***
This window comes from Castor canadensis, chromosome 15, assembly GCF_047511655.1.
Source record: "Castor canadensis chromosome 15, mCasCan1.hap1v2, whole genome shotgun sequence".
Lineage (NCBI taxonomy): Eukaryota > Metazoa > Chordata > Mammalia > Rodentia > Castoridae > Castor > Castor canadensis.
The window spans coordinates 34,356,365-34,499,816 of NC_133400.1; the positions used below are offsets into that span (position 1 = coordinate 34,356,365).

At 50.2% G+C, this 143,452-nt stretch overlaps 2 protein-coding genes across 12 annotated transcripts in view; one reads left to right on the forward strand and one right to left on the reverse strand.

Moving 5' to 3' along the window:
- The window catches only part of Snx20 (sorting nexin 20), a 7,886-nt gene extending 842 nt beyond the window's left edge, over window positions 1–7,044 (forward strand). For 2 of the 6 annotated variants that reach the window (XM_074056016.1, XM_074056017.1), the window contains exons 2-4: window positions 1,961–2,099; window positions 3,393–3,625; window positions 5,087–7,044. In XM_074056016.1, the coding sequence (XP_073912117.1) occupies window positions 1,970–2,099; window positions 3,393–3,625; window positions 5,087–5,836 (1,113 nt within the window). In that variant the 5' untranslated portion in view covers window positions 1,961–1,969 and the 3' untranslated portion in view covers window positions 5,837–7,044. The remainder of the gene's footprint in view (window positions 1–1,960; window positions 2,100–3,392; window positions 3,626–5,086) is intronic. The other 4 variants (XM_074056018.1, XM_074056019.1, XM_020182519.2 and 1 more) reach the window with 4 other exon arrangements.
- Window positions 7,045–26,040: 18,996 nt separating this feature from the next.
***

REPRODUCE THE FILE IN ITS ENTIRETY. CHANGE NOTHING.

This window comes from Castor canadensis, chromosome 15, assembly GCF_047511655.1.
Source record: "Castor canadensis chromosome 15, mCasCan1.hap1v2, whole genome shotgun sequence".
Lineage (NCBI taxonomy): Eukaryota > Metazoa > Chordata > Mammalia > Rodentia > Castoridae > Castor > Castor canadensis.
The window spans coordinates 34,356,365-34,499,816 of NC_133400.1; the positions used below are offsets into that span (position 1 = coordinate 34,356,365).

At 50.2% G+C, this 143,452-nt stretch overlaps 2 protein-coding genes across 12 annotated transcripts in view; one reads left to right on the forward strand and one right to left on the reverse strand.

Moving 5' to 3' along the window:
- The window catches only part of Snx20 (sorting nexin 20), a 7,886-nt gene extending 842 nt beyond the window's left edge, over window positions 1–7,044 (forward strand). For 2 of the 6 annotated variants that reach the window (XM_074056016.1, XM_074056017.1), the window contains exons 2-4: window positions 1,961–2,099; window positions 3,393–3,625; window positions 5,087–7,044. In XM_074056016.1, the coding sequence (XP_073912117.1) occupies window positions 1,970–2,099; window positions 3,393–3,625; window positions 5,087–5,836 (1,113 nt within the window). In that variant the 5' untranslated portion in view covers window positions 1,961–1,969 and the 3' untranslated portion in view covers window positions 5,837–7,044. The remainder of the gene's footprint in view (window positions 1–1,960; window positions 2,100–3,392; window positions 3,626–5,086) is intronic. The other 4 variants (XM_074056018.1, XM_074056019.1, XM_020182519.2 and 1 more) reach the window with 4 other exon arrangements.
- Window positions 7,045–26,040: 18,996 nt separating this feature from the next.